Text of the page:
Canelo Alvarez says he’s still The Face of Boxing, but Gervonta Davis could be next
Canelo Alvarez, free from wrist pain, is motivated to create a special night in his native Guadalajara on Saturday and remind the rest of the world that he’s still the No. 1 attraction AND fighter in the sport.
Alvarez (58-2-2, 39 KOs) will defend his undisputed super middleweight championship against The Ring’s No. 5 contender John Ryder (32-5, 18 KOs) before a home-region crowd of 51,000 at Estadio Akron on May 6. The fight (and its main undercard) will stream live on DAZN Pay Per View and also on PPV.com (4:00 p.m. PT/ 7:00 p.m. ET).
Two weeks ago, the promoters of the highly successful Gervonta Davis-Ryan Garcia event proclaimed that the winner would become the new “Face of Boxing.” Davis won the showdown of popular young lightweights via seventh-round body shot stoppage, but while Alvarez is a fan of the 28-year-old Baltimore native, he’s not ready to concede his crown to “Tank.”
“I’m not retired yet, my friend,” Alvarez told The Ring during a 20-minute Zoom roundtable with a small group of boxing writers on Thursday. “They can say whatever they want, but it’s not that easy. One fight does not put you in that position. You need to do a lot of things.”
Alvarez said there are potential superstars who could be the face of the sport in five years.
“There are a lot of good fighters coming up, one of them is Gervonta for sure. But he needs to do more, not just one fight. I like Gervonta Davis a lot, but he needs to do more to be the face of boxing. One fight with Garcia, and I respect Ryan Garcia, isn’t going to do it.”
When asked what it takes to be the face of boxing, Alvarez replied:
“Just fighting the best, again and again, up and down the weight classes, becoming undisputed, doing what I’ve been doing my whole career.”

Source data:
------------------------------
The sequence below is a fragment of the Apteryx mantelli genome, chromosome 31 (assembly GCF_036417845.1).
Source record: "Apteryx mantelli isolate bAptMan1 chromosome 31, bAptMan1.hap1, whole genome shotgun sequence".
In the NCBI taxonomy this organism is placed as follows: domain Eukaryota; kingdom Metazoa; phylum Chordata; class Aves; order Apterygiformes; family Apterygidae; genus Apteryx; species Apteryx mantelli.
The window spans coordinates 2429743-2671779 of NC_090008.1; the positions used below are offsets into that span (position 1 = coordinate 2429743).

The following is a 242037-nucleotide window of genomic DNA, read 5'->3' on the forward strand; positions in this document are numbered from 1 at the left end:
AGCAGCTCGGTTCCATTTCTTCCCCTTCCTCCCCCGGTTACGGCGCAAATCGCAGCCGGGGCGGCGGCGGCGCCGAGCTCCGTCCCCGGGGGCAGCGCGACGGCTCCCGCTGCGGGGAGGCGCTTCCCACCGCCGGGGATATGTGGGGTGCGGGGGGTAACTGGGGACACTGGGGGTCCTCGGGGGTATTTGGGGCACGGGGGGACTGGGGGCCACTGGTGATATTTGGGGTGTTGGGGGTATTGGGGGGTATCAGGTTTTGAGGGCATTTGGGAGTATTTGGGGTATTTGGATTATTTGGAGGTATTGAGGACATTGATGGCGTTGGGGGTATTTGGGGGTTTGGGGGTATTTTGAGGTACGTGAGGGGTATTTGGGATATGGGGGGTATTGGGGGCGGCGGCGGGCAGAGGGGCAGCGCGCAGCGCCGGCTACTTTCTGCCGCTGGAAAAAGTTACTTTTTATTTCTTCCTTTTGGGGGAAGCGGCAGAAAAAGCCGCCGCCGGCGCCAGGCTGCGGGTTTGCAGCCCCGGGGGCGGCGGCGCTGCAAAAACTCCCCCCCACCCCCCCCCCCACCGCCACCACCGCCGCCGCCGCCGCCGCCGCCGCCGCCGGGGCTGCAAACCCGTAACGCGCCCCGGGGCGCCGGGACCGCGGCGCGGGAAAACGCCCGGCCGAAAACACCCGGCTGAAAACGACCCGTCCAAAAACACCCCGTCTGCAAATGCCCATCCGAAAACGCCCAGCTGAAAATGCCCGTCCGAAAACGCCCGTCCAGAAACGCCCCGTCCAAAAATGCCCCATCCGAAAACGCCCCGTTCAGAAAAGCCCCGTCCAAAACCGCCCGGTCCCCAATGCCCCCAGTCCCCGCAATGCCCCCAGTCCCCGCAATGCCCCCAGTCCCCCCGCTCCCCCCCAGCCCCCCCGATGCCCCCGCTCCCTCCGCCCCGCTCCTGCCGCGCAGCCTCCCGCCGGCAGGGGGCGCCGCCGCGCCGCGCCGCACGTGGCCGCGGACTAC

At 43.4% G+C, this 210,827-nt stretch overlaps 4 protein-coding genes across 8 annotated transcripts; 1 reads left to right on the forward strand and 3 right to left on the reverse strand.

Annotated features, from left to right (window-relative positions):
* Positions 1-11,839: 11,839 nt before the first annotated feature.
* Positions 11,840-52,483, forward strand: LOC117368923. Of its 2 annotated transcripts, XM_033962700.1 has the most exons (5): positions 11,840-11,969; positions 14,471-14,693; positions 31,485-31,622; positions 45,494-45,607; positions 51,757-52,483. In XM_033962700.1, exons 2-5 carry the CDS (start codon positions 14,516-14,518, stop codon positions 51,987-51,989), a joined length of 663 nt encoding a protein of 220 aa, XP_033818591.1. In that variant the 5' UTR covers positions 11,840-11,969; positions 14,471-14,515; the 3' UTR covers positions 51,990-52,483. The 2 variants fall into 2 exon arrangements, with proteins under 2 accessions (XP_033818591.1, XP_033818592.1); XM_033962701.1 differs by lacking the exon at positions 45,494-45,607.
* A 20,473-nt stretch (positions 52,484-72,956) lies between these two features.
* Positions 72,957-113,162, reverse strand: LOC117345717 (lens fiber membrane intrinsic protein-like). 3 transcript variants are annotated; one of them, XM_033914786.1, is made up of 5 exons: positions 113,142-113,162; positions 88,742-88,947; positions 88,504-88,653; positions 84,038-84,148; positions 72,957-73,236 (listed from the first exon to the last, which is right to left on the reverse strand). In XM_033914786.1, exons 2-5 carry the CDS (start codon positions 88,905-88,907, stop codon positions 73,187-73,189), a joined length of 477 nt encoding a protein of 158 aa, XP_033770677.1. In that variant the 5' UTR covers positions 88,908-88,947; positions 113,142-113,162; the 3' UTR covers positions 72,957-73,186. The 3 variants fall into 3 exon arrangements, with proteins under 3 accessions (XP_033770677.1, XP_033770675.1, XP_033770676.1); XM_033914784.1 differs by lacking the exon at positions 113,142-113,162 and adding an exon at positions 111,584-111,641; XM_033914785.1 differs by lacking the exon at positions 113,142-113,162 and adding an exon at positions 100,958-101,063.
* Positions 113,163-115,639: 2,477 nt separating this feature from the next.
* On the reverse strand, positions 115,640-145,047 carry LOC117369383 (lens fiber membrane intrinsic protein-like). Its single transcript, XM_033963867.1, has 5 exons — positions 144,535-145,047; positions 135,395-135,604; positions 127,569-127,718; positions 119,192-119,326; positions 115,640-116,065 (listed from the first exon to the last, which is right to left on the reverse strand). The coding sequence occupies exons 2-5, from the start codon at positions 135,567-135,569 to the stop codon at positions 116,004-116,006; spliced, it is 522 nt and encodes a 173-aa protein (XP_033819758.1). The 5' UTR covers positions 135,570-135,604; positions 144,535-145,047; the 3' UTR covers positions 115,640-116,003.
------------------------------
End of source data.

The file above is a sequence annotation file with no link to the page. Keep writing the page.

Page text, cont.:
Alvarez spoke with a verve that seemed missing from his two fights last year – a surprising points loss to Dmitry Bivol in a bid for the WBA light heavyweight title and a closer-than-anticipated unanimous decision against 40-year-old archrival Gennadiy Golovkin. Some fans and media wondered if the 32-year-old Mexican star was beginning to burn out (mentally and physically) after 60 pro fights.
However, Alvarez chalked his lackluster performances up the nagging – sometimes excruciating – pain he was feeling in his left wrist, which finally underwent successful surgery last November (one month after the rubber match with Golovkin).
“(Going back) to the Caleb Plant fight (the wrist hurt),” Alvarez said. “(It began) two years ago, you know, after four fights in 11 months (it got worse). As a fighter, I told myself, ‘I can do one more fight, one more fight.’”
He says his stubbornness to treat the injury led to a poor camp and his first loss in nine years.
“During the training camp for Bivol, I did not train 100% with sparring or with anything,” Alvarez said.
“The wrist was (hurting) even when they were putting on the gloves in the dressing room. It’s really hard to handle this pain, but my tolerance is very high. But at some point, you can’t (deal with it). At the end of the day, it is what it is, it happened.
“But right now, I can train 100% and that motivates me a lot. I’m motivated and confident. That’s everything for a fighter. When you’re motivated to train 100%, you can be confident (in the ring).”
Alvarez is confident he can handle Ryder, who has won four bouts since dropping a split decision to then-Ring champ Callum Smith that most observers thought he should have won and put on a show his fans will never forget.
“(Ryder) is aggressive, he’s a good fighter, a southpaw, throws punches from everywhere,” Alvarez said. “I love it. It’s going to be a great fight.
“We’re expecting 51,400 fans. My people will remember this night for years and they deserve this because they supported me from the beginning. They deserve to see me in my prime.”
After 17½ years in the professional ranks, Alvarez still believes he’s in his prime, still believes he can beat Bivol.
“I’m better than him,” he said. “I dominated the first five or six rounds. I just got tired because I couldn’t train right because of my wrist.”
After Bivol, he says David Benavidez, The Ring’s No. 1-rated super middleweight can get a shot at his undisputed title.
“You know, I fight everybody,” he said. “When Golovkin first appeared in the boxing community, I was the guy to face him. Same thing with Benavidez.
“My short-term goal is Bivol, then we’ll see. If the Bivol fight is not happening, then we need to see about other things.”
He still believes he’s the pound-for-pound king, too.
“I feel I’m still the best,” Alvarez said. “I feel I’m No. 1 because nobody out there has been doing it like me, (going) up and down in weight, fighting the best fighters, (fighting) the champions, fighting four times in 11 months, unifying all the belts (at super middleweight) in 11 months. Nobody does what I’ve been doing.”
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